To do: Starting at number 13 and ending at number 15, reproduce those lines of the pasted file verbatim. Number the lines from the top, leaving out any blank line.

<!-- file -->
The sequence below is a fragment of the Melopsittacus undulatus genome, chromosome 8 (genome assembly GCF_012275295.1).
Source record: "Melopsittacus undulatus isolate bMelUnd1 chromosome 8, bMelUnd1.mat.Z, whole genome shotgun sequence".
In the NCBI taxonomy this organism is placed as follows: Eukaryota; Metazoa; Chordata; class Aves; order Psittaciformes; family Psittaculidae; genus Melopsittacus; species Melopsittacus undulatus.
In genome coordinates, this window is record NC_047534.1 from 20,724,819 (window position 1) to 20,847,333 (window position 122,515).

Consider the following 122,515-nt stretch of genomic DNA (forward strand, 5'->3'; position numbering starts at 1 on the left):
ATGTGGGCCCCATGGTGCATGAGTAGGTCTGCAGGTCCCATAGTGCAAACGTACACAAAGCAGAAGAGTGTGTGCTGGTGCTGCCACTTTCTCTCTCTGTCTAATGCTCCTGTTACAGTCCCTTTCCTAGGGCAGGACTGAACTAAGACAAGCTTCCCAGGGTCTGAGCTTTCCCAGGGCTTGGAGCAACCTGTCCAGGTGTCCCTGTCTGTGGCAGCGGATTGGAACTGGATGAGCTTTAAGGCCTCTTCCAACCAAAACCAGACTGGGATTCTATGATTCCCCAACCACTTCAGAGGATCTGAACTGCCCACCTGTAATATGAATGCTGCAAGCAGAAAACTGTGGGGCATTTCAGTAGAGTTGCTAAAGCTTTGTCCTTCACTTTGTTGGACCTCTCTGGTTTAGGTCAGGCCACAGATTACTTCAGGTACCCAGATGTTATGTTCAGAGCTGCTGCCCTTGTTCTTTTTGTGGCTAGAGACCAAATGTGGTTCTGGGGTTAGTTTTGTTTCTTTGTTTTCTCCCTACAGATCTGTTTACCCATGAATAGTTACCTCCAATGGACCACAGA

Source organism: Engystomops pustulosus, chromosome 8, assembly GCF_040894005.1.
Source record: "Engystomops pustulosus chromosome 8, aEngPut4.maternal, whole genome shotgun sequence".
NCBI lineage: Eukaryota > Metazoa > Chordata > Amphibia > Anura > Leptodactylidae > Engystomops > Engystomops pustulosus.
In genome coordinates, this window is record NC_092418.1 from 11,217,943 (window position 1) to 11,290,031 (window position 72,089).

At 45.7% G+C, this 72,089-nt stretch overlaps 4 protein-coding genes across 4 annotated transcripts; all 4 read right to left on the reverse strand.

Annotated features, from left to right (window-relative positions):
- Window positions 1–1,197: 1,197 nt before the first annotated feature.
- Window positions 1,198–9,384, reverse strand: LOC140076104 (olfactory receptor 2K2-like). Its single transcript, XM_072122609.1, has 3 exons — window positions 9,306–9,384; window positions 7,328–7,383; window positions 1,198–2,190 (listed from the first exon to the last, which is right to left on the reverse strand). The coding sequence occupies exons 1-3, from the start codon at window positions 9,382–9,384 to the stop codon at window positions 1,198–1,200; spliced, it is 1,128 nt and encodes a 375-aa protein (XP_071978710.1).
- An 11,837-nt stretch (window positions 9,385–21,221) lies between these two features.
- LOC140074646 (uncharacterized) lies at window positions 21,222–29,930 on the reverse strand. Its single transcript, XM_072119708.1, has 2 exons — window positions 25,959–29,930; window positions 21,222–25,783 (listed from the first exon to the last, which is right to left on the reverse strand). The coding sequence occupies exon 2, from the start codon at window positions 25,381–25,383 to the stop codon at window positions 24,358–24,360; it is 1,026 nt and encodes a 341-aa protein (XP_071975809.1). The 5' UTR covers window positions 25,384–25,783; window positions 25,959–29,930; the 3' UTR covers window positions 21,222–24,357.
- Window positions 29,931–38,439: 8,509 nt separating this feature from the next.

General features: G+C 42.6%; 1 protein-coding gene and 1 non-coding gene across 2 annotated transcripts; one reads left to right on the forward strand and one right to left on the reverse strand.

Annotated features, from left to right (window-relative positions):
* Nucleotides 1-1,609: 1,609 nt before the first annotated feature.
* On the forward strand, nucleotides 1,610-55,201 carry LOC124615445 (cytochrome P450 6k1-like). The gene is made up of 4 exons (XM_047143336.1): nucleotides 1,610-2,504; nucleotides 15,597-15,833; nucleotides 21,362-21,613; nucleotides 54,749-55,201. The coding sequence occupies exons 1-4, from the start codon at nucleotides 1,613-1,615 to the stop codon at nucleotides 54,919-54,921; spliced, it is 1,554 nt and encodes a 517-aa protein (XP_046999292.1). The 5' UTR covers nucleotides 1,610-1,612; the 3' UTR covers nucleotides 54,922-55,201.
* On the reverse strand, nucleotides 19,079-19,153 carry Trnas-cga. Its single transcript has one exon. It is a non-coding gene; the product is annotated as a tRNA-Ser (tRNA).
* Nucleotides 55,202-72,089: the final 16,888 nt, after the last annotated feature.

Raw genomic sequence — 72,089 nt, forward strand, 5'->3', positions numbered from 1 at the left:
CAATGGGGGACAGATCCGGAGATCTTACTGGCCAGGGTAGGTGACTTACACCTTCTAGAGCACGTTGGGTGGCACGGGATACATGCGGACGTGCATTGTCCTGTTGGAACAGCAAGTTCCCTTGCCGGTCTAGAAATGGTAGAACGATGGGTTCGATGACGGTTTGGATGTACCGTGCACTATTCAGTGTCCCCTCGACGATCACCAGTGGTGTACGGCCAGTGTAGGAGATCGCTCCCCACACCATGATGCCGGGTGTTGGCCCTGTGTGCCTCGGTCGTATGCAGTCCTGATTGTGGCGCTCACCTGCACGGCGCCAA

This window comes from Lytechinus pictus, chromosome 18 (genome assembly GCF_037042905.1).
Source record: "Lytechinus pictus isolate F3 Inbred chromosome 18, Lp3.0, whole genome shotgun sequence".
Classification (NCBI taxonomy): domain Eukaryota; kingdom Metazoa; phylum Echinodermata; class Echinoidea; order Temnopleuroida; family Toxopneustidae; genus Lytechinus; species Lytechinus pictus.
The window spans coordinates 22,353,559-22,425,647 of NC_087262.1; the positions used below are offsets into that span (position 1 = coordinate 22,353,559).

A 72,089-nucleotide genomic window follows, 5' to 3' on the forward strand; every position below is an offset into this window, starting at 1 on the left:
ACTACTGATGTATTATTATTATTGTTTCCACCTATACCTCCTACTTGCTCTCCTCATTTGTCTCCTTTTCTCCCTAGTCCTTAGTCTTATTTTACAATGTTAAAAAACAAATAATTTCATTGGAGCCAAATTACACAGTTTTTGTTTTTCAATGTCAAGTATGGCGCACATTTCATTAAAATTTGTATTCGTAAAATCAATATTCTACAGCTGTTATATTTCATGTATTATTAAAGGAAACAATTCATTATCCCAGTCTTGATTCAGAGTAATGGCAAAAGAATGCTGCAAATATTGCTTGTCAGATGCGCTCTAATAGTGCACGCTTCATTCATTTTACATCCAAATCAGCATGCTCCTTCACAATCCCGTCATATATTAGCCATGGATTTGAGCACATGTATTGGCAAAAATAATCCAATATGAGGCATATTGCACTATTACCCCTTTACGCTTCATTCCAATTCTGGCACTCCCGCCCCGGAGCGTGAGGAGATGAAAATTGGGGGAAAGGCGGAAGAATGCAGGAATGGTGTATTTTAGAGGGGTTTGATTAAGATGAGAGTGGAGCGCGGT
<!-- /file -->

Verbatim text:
- Window positions 1–1,197: 1,197 nt before the first annotated feature.
- Window positions 1,198–9,384, reverse strand: LOC140076104 (olfactory receptor 2K2-like). Its single transcript, XM_072122609.1, has 3 exons — window positions 9,306–9,384; window positions 7,328–7,383; window positions 1,198–2,190 (listed from the first exon to the last, which is right to left on the reverse strand). The coding sequence occupies exons 1-3, from the start codon at window positions 9,382–9,384 to the stop codon at window positions 1,198–1,200; spliced, it is 1,128 nt and encodes a 375-aa protein (XP_071978710.1).
- An 11,837-nt stretch (window positions 9,385–21,221) lies between these two features.